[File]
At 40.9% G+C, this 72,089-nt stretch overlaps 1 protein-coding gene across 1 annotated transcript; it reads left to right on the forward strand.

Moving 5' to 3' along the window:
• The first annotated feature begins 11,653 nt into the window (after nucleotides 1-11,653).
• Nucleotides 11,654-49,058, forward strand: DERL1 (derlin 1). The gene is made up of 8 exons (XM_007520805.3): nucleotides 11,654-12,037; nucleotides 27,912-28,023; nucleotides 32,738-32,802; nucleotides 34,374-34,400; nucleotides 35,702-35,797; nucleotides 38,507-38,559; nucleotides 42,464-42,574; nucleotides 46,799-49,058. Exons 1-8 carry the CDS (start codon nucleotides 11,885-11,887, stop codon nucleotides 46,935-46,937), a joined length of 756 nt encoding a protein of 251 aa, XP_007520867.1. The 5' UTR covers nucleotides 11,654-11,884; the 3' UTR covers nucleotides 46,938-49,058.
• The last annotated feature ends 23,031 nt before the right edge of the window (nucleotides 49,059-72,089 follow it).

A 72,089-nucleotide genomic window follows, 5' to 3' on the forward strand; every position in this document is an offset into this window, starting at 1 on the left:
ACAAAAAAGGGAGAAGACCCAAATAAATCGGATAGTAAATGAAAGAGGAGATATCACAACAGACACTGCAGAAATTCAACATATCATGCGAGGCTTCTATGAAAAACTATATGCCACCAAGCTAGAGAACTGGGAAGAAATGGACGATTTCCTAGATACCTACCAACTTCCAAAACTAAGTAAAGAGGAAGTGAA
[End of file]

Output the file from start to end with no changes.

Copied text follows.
At 40.9% G+C, this 72,089-nt stretch overlaps 1 protein-coding gene across 1 annotated transcript; it reads left to right on the forward strand.

Moving 5' to 3' along the window:
• The first annotated feature begins 11,653 nt into the window (after nucleotides 1-11,653).
• Nucleotides 11,654-49,058, forward strand: DERL1 (derlin 1). The gene is made up of 8 exons (XM_007520805.3): nucleotides 11,654-12,037; nucleotides 27,912-28,023; nucleotides 32,738-32,802; nucleotides 34,374-34,400; nucleotides 35,702-35,797; nucleotides 38,507-38,559; nucleotides 42,464-42,574; nucleotides 46,799-49,058. Exons 1-8 carry the CDS (start codon nucleotides 11,885-11,887, stop codon nucleotides 46,935-46,937), a joined length of 756 nt encoding a protein of 251 aa, XP_007520867.1. The 5' UTR covers nucleotides 11,654-11,884; the 3' UTR covers nucleotides 46,938-49,058.
• The last annotated feature ends 23,031 nt before the right edge of the window (nucleotides 49,059-72,089 follow it).

A 72,089-nucleotide genomic window follows, 5' to 3' on the forward strand; every position in this document is an offset into this window, starting at 1 on the left:
ACAAAAAAGGGAGAAGACCCAAATAAATCGGATAGTAAATGAAAGAGGAGATATCACAACAGACACTGCAGAAATTCAACATATCATGCGAGGCTTCTATGAAAAACTATATGCCACCAAGCTAGAGAACTGGGAAGAAATGGACGATTTCCTAGATACCTACCAACTTCCAAAACTAAGTAAAGAGGAAGTGAA